A couple of hobbyists in southwest Florida with a 2-axis Bridgeport and MILLPWR G2 use that system to build custom one-off parts for street rods and hotrods. Hobbyist Len Milheim is a master tool-and-die maker from Michigan, and Bill Hutchison is a retired high-tech industry exec. They have teamed up over the last couple of years in Sarasota, FL, to make some really cool custom hot rod parts.
Project 1: Transmission Adapter
Hutchison is currently rebuilding a 1949 Studebaker ¾ ton pickup truck and was unhappy with the 3-speed column shift transmission, but wanted originality. So he found a 1949 Studebaker 4-speed out of a larger truck, and Milheim designed and cut this aluminum adapter to mate it to the original engine block.
Pictured here is the original 3 speed on the right. The shiny ring on the 4-speed on the left is the collar that adapted the 4-speed input shaft to the clutch and pressure plate. These two units allowed the old 4-speed to bolt right up.
Hutchison has a 1948 International car hauler sitting on a late model Freightliner chassis. A lot of fabrication was required for this combo. According to Hutchison, this solid aluminum dash bezel was machined from a billet and matches the dash contours and houses all the rocker switches. He noted the engraving under each switch, stating that was also done with the G2, as was the engraving on the steering column horn button (picture right) sitting on a custom base to mate the handmade leather covered steering wheel to the steering column.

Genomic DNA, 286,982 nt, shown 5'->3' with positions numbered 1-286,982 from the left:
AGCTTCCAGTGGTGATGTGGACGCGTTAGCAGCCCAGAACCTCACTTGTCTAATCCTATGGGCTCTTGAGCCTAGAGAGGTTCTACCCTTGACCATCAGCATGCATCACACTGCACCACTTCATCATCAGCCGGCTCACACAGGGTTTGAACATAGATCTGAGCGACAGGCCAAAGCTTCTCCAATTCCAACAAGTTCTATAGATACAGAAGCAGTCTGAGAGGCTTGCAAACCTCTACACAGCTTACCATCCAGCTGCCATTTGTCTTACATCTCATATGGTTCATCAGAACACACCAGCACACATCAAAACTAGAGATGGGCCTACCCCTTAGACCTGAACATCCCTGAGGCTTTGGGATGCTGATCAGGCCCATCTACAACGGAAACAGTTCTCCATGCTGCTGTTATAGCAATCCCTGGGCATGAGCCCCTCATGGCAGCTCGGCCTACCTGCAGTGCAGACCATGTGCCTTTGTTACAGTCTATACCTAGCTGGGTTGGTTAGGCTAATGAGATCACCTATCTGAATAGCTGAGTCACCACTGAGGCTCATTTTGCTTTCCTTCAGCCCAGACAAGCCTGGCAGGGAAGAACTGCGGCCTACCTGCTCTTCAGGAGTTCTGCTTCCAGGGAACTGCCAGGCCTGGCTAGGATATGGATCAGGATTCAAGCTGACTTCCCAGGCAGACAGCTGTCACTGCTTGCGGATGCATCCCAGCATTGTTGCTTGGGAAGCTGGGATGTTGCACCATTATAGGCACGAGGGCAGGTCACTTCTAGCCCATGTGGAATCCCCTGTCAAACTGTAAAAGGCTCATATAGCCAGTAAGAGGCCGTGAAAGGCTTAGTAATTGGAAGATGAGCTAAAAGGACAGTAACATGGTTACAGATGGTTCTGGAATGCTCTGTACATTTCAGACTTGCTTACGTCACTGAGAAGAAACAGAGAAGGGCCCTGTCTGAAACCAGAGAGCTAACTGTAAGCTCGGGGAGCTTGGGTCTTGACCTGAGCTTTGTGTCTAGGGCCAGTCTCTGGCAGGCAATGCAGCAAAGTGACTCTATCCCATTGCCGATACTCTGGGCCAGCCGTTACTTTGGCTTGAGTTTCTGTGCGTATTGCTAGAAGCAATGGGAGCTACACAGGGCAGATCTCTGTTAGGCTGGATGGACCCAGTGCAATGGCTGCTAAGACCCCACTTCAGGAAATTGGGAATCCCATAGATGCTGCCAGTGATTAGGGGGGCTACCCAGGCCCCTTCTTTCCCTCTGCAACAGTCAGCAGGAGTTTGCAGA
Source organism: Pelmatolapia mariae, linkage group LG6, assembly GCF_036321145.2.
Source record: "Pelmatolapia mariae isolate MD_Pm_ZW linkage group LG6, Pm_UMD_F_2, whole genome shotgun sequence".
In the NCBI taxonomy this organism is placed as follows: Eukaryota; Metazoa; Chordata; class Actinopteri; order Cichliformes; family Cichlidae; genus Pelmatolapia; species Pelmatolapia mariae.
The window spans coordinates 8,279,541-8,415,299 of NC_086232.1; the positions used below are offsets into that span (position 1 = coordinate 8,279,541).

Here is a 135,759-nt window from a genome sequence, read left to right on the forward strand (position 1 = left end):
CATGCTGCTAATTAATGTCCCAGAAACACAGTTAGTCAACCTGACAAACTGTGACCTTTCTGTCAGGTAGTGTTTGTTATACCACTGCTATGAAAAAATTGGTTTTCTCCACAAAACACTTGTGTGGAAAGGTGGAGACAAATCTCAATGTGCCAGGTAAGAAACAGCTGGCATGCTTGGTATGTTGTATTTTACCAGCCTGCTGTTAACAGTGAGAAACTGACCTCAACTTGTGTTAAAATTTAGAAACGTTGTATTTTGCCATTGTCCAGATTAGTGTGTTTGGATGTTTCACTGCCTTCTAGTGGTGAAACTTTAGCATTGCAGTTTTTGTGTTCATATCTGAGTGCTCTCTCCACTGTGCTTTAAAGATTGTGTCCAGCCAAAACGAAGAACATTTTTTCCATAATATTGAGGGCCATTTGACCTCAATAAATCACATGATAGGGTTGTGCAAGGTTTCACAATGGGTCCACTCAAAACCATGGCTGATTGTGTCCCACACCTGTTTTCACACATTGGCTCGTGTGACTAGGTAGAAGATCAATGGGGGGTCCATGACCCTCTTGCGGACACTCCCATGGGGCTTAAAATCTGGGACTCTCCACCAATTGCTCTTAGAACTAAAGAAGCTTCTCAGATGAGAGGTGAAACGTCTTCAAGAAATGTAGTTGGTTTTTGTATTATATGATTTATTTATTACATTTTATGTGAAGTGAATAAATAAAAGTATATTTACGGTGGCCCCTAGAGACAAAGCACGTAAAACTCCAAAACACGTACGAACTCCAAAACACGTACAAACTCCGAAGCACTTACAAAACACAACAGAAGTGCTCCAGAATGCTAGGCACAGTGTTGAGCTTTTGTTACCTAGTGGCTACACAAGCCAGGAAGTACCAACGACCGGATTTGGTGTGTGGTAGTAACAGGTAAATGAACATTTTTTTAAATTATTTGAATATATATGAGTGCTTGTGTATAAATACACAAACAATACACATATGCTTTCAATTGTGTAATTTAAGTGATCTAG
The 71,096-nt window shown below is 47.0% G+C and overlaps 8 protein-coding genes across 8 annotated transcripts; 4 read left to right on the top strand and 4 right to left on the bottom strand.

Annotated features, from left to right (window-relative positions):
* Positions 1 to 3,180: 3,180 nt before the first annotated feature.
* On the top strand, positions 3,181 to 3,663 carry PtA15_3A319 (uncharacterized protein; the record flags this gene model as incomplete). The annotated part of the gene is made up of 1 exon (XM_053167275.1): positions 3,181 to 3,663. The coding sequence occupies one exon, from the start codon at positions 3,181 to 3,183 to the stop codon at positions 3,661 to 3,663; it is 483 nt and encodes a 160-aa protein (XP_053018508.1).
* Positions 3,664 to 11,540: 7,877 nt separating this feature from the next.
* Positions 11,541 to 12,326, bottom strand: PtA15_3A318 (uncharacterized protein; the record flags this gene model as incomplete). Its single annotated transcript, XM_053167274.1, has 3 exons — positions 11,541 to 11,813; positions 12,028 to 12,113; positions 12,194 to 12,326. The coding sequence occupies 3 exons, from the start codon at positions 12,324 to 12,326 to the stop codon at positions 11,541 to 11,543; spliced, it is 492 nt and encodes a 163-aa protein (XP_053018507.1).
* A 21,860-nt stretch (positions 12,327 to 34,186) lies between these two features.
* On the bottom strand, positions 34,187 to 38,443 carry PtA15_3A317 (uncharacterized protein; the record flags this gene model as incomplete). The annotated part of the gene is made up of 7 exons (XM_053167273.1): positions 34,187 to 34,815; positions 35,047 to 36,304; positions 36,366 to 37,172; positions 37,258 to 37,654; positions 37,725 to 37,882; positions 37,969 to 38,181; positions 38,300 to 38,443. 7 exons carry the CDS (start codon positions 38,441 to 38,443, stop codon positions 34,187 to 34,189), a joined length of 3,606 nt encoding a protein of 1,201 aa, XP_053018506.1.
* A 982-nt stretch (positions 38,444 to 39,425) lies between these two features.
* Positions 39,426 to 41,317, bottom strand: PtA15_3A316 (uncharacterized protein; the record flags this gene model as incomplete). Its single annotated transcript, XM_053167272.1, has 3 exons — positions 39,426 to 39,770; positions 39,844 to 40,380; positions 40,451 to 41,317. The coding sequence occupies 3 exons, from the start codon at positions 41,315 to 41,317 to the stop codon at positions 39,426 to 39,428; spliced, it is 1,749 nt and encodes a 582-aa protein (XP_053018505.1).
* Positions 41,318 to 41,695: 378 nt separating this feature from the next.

Project 3: Custom Rear Axle knuckles
A more ambitious current project under way involves the machining of one-off custom rear axle knuckles to adapt a 1996 Corvette independent rear suspension assembly to a 1955 ½ ton pickup truck. Hutchison says “I have built hot rods for years but I am a blacksmith compared to Len the “jeweler”.
Len is making it possible to produce exceptional one-of-a-kind components for my projects that I never thought affordable before, but I was wrong. The tools in ACU-RITE MILLPWR G2 turn us loose to build anything we can imagine.”